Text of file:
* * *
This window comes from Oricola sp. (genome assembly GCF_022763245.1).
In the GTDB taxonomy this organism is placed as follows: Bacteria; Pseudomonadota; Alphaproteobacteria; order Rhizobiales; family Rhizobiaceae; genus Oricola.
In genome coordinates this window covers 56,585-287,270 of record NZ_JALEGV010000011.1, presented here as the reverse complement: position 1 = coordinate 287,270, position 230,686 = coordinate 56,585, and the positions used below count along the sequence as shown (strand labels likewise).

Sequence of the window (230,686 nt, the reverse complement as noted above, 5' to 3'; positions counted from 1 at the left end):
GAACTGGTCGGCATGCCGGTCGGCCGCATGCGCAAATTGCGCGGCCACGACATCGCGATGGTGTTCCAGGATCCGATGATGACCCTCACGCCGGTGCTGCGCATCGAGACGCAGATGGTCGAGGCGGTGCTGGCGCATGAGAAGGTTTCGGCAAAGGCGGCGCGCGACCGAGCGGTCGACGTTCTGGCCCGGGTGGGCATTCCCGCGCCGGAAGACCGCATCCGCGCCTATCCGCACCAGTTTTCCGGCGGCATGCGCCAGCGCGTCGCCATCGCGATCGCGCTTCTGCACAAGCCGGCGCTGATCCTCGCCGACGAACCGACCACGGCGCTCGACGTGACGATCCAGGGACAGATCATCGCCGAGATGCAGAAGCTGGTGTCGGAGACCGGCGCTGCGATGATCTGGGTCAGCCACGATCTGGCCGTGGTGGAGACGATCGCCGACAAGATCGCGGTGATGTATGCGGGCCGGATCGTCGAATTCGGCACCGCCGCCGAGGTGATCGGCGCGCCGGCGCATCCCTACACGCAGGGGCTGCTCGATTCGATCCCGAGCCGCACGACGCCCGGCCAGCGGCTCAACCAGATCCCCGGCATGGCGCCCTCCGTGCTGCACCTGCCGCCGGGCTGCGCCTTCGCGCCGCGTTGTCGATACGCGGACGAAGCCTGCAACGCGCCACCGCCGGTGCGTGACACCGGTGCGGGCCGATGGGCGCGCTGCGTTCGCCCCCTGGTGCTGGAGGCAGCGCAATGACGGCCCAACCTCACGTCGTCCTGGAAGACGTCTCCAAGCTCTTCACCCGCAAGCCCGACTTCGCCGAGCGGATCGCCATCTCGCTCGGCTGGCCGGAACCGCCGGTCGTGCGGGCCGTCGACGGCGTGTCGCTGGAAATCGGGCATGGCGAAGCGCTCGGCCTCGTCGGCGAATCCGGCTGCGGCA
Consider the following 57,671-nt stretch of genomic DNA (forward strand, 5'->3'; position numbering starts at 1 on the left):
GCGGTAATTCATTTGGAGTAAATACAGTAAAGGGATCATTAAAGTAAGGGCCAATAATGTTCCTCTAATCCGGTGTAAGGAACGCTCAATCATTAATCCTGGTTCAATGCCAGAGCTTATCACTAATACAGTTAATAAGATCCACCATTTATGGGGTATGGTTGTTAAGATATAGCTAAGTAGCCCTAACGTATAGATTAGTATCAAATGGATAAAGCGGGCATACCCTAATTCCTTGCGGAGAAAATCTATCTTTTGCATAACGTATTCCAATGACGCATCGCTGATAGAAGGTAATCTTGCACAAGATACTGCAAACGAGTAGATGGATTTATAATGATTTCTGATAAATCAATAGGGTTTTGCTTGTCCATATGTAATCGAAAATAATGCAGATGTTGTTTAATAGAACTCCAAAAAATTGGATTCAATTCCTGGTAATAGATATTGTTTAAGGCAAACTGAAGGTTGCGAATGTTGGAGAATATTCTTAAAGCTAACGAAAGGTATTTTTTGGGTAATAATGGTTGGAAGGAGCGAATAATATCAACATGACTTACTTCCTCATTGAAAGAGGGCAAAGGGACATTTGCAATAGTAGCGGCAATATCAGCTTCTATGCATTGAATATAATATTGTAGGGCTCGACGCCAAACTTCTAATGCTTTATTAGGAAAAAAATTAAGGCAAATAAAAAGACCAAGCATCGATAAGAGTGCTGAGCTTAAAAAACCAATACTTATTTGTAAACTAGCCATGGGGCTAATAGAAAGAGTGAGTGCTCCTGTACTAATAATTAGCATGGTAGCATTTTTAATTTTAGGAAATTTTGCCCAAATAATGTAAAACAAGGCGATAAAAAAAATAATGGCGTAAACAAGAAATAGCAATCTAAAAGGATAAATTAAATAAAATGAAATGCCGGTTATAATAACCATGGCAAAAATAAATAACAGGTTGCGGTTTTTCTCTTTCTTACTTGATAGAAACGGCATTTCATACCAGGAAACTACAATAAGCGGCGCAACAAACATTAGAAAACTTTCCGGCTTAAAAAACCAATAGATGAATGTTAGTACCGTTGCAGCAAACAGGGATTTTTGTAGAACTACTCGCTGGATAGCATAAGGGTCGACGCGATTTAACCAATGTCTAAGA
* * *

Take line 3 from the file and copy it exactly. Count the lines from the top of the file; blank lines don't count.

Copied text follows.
In genome coordinates this window covers 56,585-287,270 of record NZ_JALEGV010000011.1, presented here as the reverse complement: position 1 = coordinate 287,270, position 230,686 = coordinate 56,585, and the positions used below count along the sequence as shown (strand labels likewise).